The payoffs for both the company and the video game player are displayed in the following table. The payoffs depend upon whether the player tries to buy insurance, whether the company is willing to sell insurance, and upon whether the player is not susceptible (Good) or susceptible (Bad) to the messages. Note that the payoffs are in utility and the player is risk-averse. This causes having 40k to be utility 60 while having a 100k to be utility 100 and 0k to be utility 0
Please make the decision whether to offer insurance assuming that there is no way the player can know she/he is susceptible by circling your choice: SELL or NOT SELL.
___________________________________________________________ Step 2
Suddenly Microsoft announces that it has a downloadable program that will present a test that will tell the player for certain whether or not she/he is susceptible to the subliminal messages.
Please make the decision whether to offer insurance knowing that this test is available by circling your choice: SELL or NOT SELL.
- Distribution of the sheets to the students
- Students have 5 minutes to read the instructions
- Instructor/Teacher repeats the main information
- People make their decisions and hand their answer-sheets in
- The sheets are divided into ‘Company’ and ‘Player’ and the decisions in step one and step two are calculated
- The results of the whole class are filled into an Excel Spreadsheet which is projected on the Blackboard via a beamer
- The teacher interprets the results of the experiment together with the students
Hint: when the group is very large, it is probably better only to calculate some of the answer sheets. Otherwise this calculation can last too long and it is boring for the students.
The aggregated payoff table has two Nash Equilibria, where the players are weakly better off by buying insurance and the companies supply insurance. The two actions buying and selling are weakly dominant. But besides this Pareto optimal Nash equilibrium, we have a second Nash equilibrium too, when players do not buy insurance then companies should not even supply them. In the two equilibria (shadowed payoffs) both parties choose the best reply to the behaviour of the other party. (Note that only the Pareto optimal Nash equilibrium is perfect.)
Results of the ExperimentEdit
In the first round we can conclude that most of the companies and the players are willing to sell and pay for the insurance. About 70% of players are willing to buy insurance because of uncertainty about their type. In the beginning the players know that the probability to be a risk type is 50%. That means that about 50% of the players will be drooling when they are shooting people in this special computer game. As a result the players feel insecure and the majority is willing to buy the insurance from the companies.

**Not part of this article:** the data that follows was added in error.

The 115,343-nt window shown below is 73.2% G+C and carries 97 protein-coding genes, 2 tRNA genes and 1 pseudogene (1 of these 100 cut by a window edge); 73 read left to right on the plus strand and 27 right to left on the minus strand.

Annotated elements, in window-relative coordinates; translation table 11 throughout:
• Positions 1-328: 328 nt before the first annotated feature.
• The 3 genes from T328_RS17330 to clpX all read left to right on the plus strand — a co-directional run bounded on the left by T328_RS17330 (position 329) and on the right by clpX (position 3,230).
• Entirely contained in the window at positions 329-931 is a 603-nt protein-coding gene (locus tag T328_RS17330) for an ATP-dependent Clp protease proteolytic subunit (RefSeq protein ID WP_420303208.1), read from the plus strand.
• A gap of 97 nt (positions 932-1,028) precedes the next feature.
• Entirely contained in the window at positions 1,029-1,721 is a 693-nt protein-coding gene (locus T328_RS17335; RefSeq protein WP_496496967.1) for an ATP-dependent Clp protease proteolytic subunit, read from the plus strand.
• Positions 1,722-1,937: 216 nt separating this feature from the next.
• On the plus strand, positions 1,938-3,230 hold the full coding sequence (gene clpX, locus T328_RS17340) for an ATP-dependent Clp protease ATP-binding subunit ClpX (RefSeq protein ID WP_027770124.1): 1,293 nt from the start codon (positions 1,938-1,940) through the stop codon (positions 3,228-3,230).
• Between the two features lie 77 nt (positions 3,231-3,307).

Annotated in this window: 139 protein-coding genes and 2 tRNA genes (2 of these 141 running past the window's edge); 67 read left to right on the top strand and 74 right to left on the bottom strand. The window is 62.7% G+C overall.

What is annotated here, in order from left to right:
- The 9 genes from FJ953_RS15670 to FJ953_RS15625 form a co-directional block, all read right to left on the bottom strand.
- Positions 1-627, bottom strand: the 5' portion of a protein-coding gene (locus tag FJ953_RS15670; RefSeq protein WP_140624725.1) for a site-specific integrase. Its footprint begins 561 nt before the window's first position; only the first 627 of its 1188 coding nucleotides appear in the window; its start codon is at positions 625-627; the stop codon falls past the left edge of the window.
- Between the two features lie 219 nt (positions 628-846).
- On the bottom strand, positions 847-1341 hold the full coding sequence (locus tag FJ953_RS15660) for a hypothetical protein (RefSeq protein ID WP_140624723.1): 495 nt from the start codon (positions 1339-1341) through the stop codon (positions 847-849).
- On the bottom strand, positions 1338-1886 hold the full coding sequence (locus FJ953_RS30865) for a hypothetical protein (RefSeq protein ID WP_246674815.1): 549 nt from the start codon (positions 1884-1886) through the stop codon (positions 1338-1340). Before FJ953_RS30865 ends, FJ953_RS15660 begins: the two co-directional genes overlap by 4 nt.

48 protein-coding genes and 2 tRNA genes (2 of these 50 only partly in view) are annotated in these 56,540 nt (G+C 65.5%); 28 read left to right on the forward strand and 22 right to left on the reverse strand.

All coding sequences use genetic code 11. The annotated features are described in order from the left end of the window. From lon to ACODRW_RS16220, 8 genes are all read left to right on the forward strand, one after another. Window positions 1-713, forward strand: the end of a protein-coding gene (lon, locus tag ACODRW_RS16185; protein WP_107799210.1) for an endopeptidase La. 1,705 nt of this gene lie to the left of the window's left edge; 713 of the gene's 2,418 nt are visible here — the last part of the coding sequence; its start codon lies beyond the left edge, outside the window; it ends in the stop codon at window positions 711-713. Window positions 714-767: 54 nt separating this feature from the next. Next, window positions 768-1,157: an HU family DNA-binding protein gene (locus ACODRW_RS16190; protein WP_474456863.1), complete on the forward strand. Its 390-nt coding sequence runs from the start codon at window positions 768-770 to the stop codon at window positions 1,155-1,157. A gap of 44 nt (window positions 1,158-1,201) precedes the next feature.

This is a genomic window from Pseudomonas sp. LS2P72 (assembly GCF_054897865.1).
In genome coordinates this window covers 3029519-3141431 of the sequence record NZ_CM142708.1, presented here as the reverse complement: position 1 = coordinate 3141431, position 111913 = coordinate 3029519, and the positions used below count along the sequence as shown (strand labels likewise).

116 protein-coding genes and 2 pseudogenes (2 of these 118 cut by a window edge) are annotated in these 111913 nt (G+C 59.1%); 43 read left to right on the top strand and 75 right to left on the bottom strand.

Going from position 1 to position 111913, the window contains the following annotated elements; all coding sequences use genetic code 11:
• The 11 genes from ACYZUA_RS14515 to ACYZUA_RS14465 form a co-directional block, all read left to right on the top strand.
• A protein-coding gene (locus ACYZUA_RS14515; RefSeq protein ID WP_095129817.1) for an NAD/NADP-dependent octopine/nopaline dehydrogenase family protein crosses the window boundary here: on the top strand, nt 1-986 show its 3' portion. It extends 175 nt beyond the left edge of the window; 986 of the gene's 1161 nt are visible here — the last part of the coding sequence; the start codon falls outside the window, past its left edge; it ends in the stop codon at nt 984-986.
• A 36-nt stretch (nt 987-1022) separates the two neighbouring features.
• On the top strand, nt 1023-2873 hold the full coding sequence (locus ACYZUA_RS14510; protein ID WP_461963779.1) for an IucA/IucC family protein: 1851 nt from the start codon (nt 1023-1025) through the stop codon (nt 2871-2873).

Because of the uncertainty which is faced by the players, companies have a large profit opportunity. Most of the companies wanted to benefit from the situation, and as a result 88% of the companies were willing to sell insurance. Thus the large majority of companies choose the best reply against the average behaviour of the players, which is selling insurance. This means that the theoretical predicted equilibrium will be reached by the majority of 61% (88% times 69%) of the decisions made. We can conclude that the insurance market works quite efficient in the first round.
In the second round, however, the conditions are changing dramatically because of the announcement of the existence of a downloadable software program which presents a test that will tell whether or not you are susceptible to suffer from drooling during the game.
The players have to make the decision whether to buy insurance or not in accordance to the degree of susceptibility towards the disease. We expected that players would not buy insurance when they are informed that are not susceptible. 97% of the students did not buy insurance when they knew that they will not suffer from drooling. The opposite happened when people were acting as susceptible person, 93% of students bought insurance. Obviously the different kinds of information led to two totally different ways of behaviour from the players. The testing software leads to adverse selections! When they know that they will definitely have to suffer from drooling their willingness to buy insurance is much higher. However, when they are informed that they are not in a risk then the players are not willing to pay for insurance.
For the companies we can see that after the results they are not willing to sell insurance because they are realised the problem of adverse selection and therefore they stop supplying insurance policies. Because of risk adversity, companies are in apposition to realise that only ‘bad’ people will be willing to buy insurance. Thus the company in the future will be obliged to pay the insurance back. Thus the companies can not make any profits with their clients and therefore have no incentive to supply policies. Only 13% of companies supplied insurance in the second round of the experiment. These companies would face a loss because 57 out of 59 customers are from the ‘bad’ type. They are definitely looking forward to receive payments from the companies because they suffer from the game.